From CMT News:
Zac Brown Band Leaves No Stone Unturned During Chicago Concert
Grammy Winners Mix Hits and Instrumental Jams During Show on Lake Michigan
August 20, 2010; Written by Alison Bonaguro
Zac Brown BandCHICAGO -- Zac Brown said he was going to take the 8,000 Chicago fans on a musical journey Thursday night (Aug. 19). And he did, although it wasn't a route typically taken during a country concert.
The Grammy-winning Zac Brown Band has so much pure, raw musical talent, and they proved that throughout their two and a-half hour show at Chicago's Northerly Island on Lake Michigan. While the sold-out and mostly standing-room-only crowd craved the band's infectious hits, rowdy drinking anthem and carefree boating tunes, the band also emphasized extended instrumental jams.
Brown can flatpick any and every guitar as if his life depended on it. And guys like Jimmy De Martini bowed and plucked the hell out of his fiddle, John Hopkins played his bass guitar with fury and Clay Cook took the mandolin to places mandolins don't usually go.
Opening with "Whiskey's Gone," the band raced through that rowdy arrangement, telling the crowd, "We have no choice but to whip this show with a belt." The fiddle played such a dominant role in the song, it felt like De Martini was channeling Charlie Daniels even if they weren't playing "The Devil Went Down to Georgia" yet. When it came time for "Where the Boat Leaves From," a fitting song with Lake Michigan sitting quietly about 200 feet from the edge of the stage, Brown managed to slide a few verses of Bob Marley's "One Love" into the middle of that tune.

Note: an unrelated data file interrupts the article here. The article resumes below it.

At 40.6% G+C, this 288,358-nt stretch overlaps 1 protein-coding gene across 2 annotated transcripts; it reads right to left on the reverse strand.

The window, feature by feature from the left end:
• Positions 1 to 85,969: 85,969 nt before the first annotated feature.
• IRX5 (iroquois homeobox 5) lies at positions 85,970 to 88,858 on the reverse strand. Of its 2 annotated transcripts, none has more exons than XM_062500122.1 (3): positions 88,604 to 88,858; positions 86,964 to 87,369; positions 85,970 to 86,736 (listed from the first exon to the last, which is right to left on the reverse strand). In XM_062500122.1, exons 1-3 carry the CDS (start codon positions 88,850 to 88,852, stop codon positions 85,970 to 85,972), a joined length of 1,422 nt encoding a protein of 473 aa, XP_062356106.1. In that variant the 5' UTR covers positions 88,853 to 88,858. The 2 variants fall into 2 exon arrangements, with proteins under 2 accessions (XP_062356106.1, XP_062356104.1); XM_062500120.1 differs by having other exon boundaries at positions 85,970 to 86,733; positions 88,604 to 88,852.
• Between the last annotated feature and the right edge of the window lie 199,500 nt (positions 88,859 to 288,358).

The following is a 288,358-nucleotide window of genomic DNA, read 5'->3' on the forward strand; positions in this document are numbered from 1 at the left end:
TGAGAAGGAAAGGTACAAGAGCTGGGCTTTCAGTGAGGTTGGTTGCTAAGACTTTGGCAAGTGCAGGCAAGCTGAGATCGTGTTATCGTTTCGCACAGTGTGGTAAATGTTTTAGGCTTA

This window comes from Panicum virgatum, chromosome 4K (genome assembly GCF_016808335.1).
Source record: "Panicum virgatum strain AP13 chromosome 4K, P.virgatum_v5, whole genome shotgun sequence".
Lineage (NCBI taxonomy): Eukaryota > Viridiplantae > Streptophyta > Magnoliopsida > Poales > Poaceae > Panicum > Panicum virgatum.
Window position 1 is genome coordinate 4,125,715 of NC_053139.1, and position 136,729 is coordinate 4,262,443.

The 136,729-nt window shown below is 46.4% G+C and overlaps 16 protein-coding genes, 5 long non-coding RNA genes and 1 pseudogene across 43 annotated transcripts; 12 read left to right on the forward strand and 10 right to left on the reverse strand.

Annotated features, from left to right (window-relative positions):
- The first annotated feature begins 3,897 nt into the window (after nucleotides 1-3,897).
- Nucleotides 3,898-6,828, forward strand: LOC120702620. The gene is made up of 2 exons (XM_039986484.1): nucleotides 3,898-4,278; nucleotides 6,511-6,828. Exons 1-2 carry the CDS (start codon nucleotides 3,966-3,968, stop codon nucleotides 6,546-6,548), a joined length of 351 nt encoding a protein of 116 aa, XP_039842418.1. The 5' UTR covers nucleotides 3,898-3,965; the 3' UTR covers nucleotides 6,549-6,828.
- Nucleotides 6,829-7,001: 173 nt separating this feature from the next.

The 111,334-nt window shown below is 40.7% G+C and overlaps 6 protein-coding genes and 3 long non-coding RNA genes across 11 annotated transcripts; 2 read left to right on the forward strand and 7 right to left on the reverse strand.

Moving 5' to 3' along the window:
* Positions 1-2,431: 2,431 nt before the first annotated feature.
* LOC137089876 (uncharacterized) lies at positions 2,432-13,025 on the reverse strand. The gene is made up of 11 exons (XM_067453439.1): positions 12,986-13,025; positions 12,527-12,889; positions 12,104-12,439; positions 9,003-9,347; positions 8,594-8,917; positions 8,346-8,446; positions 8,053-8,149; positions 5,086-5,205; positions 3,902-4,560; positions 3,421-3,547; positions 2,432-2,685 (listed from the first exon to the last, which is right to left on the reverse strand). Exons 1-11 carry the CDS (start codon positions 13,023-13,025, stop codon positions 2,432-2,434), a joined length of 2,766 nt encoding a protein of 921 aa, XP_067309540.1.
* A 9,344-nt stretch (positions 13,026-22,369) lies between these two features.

"I hope that tonight that whatever BS you had to deal with all week, you can let it go," Brown asked of the fans before letting Hopkins sing his signature, deep, rapid-fire delivery of the band's "It's Not OK" hoedown. Then Brown brought out some of the new stuff from the band's upcoming album, You Get What You Give, including "As She's Walking Away," a track they recorded with Alan Jackson. It's a powerful harmony tune with more vocals than instruments and lyrics about how "my heart won't tell my mind to tell my mouth what it should say."
Then Brown introduced another new one, "Knee Deep," which they recorded with Jimmy Buffett. If Brown was not there singing it, you'd think it actually was a Buffett song. But later on in the night, Brown did another new one he called "my favorite song we've ever written." The selection, "Colder Weather," is a solid country ballad about being born for leaving and having a gypsy soul to blame. Brown didn't say why it was his favorite, but the fans seemed to echo his sentiment even though most were hearing it for the first time.
Other than remarks to promote the new CD or his Letters for Lyrics postcard program, Brown didn't take time to talk much during the show until he was ready to tell the story behind new song "I Play the Road." He explained that the band had stopped at a restaurant on their way to a show when the waitress asked, "Are you in a band?" They told her yes, and she asked what instruments they all played. When it was bus driver Big George's turn, she said "What do you play?" And he said, "I play the road." Thus inspiring the song. There have been some mildly successful country singles about road life over the years, but this one may beat them all.
"The highway is our song/The city's like the same three chords that help bring us along," they sang. The song ends with a bittersweet question from one of the singer's three little girls: "Daddy, where do you go with your suitcase and your guitar? Daddy, where do you go?"
The way the stage was set up -- propped with a moonshine still, mason jars and vintage-style saloon stages for the drum set and keyboards -- anyone would quickly classify the band as a country one. But the Southern rock edge to their songs makes them feel like no other country band on the radio right now. Maybe it's that fusion that earned them